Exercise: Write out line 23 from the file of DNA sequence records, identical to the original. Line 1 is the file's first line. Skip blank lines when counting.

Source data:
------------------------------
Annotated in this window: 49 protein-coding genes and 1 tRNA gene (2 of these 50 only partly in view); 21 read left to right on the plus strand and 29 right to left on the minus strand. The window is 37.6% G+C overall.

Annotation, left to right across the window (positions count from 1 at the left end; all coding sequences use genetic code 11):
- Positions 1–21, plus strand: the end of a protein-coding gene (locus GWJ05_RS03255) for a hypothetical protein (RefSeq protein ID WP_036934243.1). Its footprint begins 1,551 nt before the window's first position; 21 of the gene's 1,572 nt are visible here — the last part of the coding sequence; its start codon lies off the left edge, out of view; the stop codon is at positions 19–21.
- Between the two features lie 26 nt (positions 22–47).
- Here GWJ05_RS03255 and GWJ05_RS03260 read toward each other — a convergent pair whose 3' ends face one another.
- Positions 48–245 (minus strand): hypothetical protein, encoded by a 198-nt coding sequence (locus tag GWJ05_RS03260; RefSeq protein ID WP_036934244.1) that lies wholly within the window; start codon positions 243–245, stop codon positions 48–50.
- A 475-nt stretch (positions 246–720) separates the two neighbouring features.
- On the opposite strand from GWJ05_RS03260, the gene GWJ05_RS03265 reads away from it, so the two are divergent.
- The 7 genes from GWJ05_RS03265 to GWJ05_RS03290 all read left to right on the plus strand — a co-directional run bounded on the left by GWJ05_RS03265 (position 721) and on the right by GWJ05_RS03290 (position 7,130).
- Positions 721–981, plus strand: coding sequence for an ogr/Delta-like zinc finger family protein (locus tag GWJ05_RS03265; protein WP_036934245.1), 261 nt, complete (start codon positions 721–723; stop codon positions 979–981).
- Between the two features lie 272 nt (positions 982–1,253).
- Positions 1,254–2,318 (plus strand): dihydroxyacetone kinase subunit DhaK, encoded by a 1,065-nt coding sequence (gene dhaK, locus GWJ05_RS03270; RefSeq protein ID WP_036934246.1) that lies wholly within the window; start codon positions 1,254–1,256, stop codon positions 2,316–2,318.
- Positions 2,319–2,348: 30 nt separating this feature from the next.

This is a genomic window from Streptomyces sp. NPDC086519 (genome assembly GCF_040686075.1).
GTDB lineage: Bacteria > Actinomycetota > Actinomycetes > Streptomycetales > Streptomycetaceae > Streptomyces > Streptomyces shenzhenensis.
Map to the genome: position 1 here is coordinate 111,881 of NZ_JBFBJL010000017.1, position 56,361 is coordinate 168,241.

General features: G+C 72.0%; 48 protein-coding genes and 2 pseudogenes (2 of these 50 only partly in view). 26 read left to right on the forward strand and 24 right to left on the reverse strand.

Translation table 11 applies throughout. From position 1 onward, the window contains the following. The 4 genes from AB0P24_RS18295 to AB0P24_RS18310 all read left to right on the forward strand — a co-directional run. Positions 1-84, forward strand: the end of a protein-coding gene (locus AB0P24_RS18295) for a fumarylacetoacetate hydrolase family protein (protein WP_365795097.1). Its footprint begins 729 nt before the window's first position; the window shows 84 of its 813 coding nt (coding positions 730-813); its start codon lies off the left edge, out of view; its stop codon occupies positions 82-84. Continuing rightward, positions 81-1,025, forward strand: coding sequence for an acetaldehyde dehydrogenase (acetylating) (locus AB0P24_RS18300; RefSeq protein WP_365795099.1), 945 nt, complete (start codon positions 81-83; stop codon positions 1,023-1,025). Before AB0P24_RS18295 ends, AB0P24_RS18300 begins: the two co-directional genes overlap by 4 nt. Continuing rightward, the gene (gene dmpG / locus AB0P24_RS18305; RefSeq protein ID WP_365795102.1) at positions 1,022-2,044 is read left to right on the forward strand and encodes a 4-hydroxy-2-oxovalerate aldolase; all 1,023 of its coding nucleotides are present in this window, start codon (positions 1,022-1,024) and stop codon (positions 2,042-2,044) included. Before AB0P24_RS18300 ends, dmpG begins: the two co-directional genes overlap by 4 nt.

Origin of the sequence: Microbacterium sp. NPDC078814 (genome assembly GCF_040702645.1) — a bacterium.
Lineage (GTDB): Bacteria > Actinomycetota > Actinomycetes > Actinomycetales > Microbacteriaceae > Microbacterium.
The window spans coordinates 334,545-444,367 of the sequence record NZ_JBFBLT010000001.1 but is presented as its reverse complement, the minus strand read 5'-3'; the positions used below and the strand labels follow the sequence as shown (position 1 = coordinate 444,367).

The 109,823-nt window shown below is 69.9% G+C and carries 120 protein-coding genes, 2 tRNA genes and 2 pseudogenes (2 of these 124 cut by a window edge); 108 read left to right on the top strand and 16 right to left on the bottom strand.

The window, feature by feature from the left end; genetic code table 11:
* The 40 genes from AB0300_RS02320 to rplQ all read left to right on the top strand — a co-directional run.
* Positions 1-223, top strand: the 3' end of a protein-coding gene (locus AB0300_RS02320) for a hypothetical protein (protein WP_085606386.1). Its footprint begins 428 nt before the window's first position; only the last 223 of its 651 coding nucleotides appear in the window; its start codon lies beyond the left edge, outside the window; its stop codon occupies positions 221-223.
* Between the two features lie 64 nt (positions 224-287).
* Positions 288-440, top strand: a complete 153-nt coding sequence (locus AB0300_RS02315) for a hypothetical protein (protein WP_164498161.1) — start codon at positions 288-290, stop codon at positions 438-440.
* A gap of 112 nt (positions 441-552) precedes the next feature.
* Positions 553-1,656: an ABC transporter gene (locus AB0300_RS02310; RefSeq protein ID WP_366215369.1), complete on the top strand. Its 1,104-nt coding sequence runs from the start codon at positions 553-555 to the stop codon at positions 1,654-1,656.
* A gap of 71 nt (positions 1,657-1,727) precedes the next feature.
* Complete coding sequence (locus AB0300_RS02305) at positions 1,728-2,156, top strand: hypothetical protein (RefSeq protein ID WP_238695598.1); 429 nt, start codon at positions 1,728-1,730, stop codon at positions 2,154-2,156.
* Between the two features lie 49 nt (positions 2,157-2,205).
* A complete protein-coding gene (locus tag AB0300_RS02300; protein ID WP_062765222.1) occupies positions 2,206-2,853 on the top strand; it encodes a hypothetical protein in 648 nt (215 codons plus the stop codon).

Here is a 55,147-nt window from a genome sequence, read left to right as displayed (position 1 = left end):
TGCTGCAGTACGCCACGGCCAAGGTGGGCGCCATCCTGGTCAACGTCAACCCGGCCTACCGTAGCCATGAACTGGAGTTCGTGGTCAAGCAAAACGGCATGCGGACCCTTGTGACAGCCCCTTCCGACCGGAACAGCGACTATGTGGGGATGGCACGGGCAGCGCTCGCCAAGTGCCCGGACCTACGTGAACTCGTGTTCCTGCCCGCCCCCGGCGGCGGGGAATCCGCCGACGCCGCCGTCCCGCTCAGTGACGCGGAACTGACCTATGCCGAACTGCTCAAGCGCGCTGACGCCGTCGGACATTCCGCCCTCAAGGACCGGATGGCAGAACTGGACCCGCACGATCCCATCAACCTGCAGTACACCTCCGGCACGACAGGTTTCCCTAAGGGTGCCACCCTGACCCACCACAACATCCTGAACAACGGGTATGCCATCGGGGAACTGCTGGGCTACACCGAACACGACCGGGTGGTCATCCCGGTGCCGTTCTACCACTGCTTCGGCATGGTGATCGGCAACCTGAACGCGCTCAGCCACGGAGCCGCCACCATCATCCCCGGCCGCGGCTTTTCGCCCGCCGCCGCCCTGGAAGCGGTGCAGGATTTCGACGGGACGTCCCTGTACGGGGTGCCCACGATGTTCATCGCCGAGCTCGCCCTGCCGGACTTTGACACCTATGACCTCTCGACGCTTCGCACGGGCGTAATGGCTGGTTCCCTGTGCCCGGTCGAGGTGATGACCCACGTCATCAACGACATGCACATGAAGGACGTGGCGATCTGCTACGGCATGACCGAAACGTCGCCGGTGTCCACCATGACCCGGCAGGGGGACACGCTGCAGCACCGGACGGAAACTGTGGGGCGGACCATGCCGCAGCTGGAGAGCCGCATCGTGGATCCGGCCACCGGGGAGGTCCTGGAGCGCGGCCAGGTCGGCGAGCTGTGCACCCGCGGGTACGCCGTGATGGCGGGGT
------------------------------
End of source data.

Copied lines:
The window, feature by feature from the left end; genetic code table 11: